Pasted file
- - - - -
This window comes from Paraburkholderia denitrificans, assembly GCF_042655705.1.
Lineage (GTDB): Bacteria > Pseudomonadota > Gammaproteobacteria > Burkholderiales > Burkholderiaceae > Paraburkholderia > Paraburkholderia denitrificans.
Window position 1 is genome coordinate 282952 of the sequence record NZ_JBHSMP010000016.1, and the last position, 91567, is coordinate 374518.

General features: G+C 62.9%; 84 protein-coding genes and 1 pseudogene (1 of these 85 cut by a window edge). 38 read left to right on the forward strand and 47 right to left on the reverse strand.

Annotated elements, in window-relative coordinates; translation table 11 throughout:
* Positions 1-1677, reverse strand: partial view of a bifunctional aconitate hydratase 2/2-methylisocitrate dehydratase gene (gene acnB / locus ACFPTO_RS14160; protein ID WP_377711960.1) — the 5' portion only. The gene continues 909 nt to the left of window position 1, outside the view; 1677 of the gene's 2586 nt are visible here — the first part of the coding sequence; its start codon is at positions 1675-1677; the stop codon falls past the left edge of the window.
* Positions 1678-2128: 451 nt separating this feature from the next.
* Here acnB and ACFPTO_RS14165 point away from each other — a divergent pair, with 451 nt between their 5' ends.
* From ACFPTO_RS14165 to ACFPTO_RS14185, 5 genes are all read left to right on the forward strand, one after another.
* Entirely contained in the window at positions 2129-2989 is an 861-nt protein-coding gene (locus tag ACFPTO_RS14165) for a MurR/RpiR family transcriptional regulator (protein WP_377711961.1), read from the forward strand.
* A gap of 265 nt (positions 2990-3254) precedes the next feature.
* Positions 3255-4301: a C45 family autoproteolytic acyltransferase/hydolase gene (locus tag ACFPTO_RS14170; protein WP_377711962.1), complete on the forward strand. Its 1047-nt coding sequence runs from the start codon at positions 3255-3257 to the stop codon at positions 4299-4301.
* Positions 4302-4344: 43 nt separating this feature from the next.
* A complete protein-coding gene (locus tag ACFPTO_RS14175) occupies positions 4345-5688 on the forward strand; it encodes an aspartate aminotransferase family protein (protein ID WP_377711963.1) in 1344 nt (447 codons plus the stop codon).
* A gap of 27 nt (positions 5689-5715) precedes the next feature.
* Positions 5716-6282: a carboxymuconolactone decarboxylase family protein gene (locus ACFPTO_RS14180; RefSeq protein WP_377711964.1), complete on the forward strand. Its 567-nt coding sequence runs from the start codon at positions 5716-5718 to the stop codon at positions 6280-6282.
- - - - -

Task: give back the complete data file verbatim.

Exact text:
This window comes from Paraburkholderia denitrificans, assembly GCF_042655705.1.
Lineage (GTDB): Bacteria > Pseudomonadota > Gammaproteobacteria > Burkholderiales > Burkholderiaceae > Paraburkholderia > Paraburkholderia denitrificans.
Window position 1 is genome coordinate 282952 of the sequence record NZ_JBHSMP010000016.1, and the last position, 91567, is coordinate 374518.

General features: G+C 62.9%; 84 protein-coding genes and 1 pseudogene (1 of these 85 cut by a window edge). 38 read left to right on the forward strand and 47 right to left on the reverse strand.

Annotated elements, in window-relative coordinates; translation table 11 throughout:
* Positions 1-1677, reverse strand: partial view of a bifunctional aconitate hydratase 2/2-methylisocitrate dehydratase gene (gene acnB / locus ACFPTO_RS14160; protein ID WP_377711960.1) — the 5' portion only. The gene continues 909 nt to the left of window position 1, outside the view; 1677 of the gene's 2586 nt are visible here — the first part of the coding sequence; its start codon is at positions 1675-1677; the stop codon falls past the left edge of the window.
* Positions 1678-2128: 451 nt separating this feature from the next.
* Here acnB and ACFPTO_RS14165 point away from each other — a divergent pair, with 451 nt between their 5' ends.
* From ACFPTO_RS14165 to ACFPTO_RS14185, 5 genes are all read left to right on the forward strand, one after another.
* Entirely contained in the window at positions 2129-2989 is an 861-nt protein-coding gene (locus tag ACFPTO_RS14165) for a MurR/RpiR family transcriptional regulator (protein WP_377711961.1), read from the forward strand.
* A gap of 265 nt (positions 2990-3254) precedes the next feature.
* Positions 3255-4301: a C45 family autoproteolytic acyltransferase/hydolase gene (locus tag ACFPTO_RS14170; protein WP_377711962.1), complete on the forward strand. Its 1047-nt coding sequence runs from the start codon at positions 3255-3257 to the stop codon at positions 4299-4301.
* Positions 4302-4344: 43 nt separating this feature from the next.
* A complete protein-coding gene (locus tag ACFPTO_RS14175) occupies positions 4345-5688 on the forward strand; it encodes an aspartate aminotransferase family protein (protein ID WP_377711963.1) in 1344 nt (447 codons plus the stop codon).
* A gap of 27 nt (positions 5689-5715) precedes the next feature.
* Positions 5716-6282: a carboxymuconolactone decarboxylase family protein gene (locus ACFPTO_RS14180; RefSeq protein WP_377711964.1), complete on the forward strand. Its 567-nt coding sequence runs from the start codon at positions 5716-5718 to the stop codon at positions 6280-6282.